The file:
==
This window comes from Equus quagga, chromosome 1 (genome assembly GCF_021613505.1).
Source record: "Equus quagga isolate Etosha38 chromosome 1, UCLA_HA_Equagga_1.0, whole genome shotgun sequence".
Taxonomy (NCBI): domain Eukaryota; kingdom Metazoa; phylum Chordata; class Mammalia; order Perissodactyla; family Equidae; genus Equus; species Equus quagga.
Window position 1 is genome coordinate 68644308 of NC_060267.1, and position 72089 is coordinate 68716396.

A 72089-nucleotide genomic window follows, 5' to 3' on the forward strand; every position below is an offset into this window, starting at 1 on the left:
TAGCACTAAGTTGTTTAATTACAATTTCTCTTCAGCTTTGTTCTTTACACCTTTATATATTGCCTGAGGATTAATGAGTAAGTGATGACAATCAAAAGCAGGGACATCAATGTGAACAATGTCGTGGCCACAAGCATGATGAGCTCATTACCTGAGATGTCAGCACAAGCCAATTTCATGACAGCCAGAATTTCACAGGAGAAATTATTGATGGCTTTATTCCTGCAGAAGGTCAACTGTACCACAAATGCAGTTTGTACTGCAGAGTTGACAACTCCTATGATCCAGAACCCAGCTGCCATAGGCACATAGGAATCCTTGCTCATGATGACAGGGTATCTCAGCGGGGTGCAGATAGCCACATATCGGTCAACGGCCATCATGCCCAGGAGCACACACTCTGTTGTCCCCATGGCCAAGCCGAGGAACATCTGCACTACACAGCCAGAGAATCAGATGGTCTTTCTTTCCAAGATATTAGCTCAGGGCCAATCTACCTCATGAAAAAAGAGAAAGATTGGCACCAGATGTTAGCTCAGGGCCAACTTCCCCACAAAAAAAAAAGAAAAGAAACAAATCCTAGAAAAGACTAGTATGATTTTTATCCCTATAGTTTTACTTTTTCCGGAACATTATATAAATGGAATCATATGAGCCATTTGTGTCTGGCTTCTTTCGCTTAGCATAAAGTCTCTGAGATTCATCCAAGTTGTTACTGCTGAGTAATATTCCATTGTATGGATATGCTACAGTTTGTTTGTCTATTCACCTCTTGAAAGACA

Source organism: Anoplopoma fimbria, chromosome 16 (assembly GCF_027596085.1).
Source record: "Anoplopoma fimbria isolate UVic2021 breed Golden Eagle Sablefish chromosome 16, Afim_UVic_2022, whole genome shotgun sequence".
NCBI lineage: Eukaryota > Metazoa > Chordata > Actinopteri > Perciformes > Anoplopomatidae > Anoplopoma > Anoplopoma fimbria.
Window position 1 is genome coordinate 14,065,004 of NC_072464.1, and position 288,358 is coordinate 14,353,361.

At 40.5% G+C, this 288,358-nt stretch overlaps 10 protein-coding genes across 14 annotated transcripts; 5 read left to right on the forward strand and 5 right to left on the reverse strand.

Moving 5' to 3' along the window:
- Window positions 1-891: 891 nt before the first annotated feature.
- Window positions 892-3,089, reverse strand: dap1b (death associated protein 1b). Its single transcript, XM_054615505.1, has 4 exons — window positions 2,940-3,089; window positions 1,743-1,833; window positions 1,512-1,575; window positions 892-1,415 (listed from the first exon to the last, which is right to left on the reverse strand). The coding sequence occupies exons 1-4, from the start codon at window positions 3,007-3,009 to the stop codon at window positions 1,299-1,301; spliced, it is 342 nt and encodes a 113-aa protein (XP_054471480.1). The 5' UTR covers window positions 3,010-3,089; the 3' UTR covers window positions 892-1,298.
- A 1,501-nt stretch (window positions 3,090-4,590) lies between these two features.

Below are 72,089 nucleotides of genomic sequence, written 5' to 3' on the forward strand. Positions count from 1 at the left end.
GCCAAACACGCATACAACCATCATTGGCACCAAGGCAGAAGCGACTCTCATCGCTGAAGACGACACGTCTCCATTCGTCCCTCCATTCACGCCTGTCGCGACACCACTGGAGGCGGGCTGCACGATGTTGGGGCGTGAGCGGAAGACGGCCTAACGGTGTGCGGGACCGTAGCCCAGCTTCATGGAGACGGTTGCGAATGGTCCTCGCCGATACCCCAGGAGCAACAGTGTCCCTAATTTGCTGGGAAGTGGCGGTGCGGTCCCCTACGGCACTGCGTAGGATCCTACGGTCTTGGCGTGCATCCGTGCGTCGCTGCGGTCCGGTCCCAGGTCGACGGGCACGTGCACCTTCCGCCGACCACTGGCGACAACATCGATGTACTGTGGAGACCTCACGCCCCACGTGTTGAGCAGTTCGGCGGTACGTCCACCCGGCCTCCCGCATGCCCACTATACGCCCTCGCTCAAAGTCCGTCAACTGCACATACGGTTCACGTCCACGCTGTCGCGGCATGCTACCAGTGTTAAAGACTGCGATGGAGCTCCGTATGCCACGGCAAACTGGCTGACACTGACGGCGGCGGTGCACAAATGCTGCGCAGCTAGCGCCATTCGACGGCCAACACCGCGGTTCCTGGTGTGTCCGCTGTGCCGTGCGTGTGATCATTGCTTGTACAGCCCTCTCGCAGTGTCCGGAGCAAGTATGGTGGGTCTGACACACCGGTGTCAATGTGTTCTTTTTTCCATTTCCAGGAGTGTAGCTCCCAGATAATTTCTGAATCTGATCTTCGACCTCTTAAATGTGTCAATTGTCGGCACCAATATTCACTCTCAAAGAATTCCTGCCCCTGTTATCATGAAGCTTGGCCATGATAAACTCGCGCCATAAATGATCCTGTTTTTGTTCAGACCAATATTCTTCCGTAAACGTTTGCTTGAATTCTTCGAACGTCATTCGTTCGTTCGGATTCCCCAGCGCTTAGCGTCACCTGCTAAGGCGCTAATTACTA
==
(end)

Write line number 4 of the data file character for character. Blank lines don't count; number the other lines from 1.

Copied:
Window position 1 is genome coordinate 68644308 of NC_060267.1, and position 72089 is coordinate 68716396.